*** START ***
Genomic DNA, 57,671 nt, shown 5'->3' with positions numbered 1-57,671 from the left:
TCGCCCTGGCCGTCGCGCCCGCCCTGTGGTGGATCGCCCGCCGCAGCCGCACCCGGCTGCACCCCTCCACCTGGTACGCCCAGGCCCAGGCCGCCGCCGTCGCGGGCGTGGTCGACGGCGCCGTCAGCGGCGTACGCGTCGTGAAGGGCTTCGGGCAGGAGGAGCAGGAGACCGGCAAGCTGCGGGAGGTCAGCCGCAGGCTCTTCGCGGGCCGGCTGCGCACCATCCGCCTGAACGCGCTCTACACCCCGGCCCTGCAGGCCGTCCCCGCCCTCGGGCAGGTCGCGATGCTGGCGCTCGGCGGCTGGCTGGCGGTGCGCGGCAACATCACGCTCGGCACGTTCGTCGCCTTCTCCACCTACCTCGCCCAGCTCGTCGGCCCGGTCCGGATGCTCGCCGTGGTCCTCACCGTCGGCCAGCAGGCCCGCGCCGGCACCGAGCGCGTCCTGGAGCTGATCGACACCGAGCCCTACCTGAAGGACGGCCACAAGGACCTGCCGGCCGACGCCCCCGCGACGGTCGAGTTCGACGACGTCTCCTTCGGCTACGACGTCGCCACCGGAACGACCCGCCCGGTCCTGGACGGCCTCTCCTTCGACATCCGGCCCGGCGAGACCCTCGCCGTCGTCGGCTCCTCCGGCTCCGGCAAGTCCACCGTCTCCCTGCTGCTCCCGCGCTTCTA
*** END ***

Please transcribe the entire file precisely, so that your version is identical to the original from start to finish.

Genomic DNA, 57,671 nt, shown 5'->3' with positions numbered 1-57,671 from the left:
TCGCCCTGGCCGTCGCGCCCGCCCTGTGGTGGATCGCCCGCCGCAGCCGCACCCGGCTGCACCCCTCCACCTGGTACGCCCAGGCCCAGGCCGCCGCCGTCGCGGGCGTGGTCGACGGCGCCGTCAGCGGCGTACGCGTCGTGAAGGGCTTCGGGCAGGAGGAGCAGGAGACCGGCAAGCTGCGGGAGGTCAGCCGCAGGCTCTTCGCGGGCCGGCTGCGCACCATCCGCCTGAACGCGCTCTACACCCCGGCCCTGCAGGCCGTCCCCGCCCTCGGGCAGGTCGCGATGCTGGCGCTCGGCGGCTGGCTGGCGGTGCGCGGCAACATCACGCTCGGCACGTTCGTCGCCTTCTCCACCTACCTCGCCCAGCTCGTCGGCCCGGTCCGGATGCTCGCCGTGGTCCTCACCGTCGGCCAGCAGGCCCGCGCCGGCACCGAGCGCGTCCTGGAGCTGATCGACACCGAGCCCTACCTGAAGGACGGCCACAAGGACCTGCCGGCCGACGCCCCCGCGACGGTCGAGTTCGACGACGTCTCCTTCGGCTACGACGTCGCCACCGGAACGACCCGCCCGGTCCTGGACGGCCTCTCCTTCGACATCCGGCCCGGCGAGACCCTCGCCGTCGTCGGCTCCTCCGGCTCCGGCAAGTCCACCGTCTCCCTGCTGCTCCCGCGCTTCTA